April kicks off the start of Alcohol Awareness Month – a busy time at The Foundation for Advancing Alcohol Responsibility. Today we’re releasing new survey results revealing that parents are talking to their kids about the dangers of underage drinking, and most importantly, kids are hearing these important messages from the people who love them most.
Nearly half of parents surveyed (46%) reported talking with their son or daughter four or more times in the past year about the dangers of underage drinking, and a nearly equal number (42%) of youth reported speaking with their parents, grandparents, or another adult caregiver about the issue. This is a significant improvement over 2003 when there was a larger disconnect between parents and kids. Nine years ago, only 26% of youth reported their parents or grandparents had spoken to them in the past year about the dangers of drinking alcohol, compared to 49% of parents who reported speaking with their children. Despite full social and academic calendars, kids are recalling their parents talking to them about the risks of underage drinking. This is great, great news. Read more about the survey results.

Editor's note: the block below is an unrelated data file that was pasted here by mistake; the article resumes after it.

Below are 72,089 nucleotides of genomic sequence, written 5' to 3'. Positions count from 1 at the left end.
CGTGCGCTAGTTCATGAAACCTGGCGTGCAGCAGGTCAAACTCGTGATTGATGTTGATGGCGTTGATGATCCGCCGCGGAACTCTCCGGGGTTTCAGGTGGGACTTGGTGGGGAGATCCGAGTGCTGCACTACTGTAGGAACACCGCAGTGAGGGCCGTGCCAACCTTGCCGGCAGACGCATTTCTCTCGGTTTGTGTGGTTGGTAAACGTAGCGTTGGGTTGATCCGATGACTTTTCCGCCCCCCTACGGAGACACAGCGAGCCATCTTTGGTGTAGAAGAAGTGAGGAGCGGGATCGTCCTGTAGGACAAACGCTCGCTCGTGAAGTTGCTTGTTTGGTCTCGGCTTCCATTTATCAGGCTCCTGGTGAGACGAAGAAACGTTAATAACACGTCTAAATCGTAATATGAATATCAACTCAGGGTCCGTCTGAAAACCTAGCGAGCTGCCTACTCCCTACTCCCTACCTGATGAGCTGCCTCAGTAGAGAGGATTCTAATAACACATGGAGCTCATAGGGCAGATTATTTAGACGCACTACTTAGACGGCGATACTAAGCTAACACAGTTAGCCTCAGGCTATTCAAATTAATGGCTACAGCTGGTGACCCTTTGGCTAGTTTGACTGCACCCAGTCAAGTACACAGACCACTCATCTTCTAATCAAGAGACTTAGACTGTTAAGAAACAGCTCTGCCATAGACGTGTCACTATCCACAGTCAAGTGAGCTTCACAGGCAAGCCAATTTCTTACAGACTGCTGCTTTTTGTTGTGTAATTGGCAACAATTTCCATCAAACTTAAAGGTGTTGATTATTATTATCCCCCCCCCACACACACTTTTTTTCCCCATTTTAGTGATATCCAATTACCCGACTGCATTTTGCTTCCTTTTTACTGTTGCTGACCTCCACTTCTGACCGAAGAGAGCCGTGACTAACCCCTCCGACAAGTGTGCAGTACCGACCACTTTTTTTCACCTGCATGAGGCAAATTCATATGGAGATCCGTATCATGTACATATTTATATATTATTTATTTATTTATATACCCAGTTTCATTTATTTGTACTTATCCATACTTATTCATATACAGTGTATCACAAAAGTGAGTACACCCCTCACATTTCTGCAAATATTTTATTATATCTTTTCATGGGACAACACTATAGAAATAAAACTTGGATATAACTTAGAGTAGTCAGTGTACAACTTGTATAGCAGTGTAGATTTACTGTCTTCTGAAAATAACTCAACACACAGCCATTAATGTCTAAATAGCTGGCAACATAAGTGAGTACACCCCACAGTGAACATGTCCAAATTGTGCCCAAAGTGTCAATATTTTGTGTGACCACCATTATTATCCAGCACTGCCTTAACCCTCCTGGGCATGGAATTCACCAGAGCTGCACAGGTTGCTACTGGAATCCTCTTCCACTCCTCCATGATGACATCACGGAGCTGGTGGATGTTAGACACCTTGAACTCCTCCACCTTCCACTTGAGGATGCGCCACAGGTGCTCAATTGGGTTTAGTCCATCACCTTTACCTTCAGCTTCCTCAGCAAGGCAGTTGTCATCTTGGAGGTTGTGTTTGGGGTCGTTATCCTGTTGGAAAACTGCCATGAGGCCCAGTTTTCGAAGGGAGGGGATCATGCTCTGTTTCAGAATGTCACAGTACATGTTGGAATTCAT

That said, of course there’s always more work to do. Parents wield the power to influence their kids’ decisions concerning underage drinking. Parents, we urge you to visit www.asklistenlearn.com/parents to learn more about how to start a natural and reoccurring conversation with your kids about saying no to underage drinking. While you’re there, take the pledge with your kids to “Say ‘YES’ to a healthy lifestyle and ‘NO’ to underage drinking.”
Please follow us on Twitter and Facebook throughout the month – we have guest blogs from passionate people and more exciting announcements ahead including new superstar athletes, a booktour promoting The Drama Years: Real Girls Talk About Surviving Middle School Bullies, Brands, Body Image, and More, and an option to turn yourself into the Most Decorated US Winter Olympian, Apolo Ohno.
Working together, we can – and are – making a difference.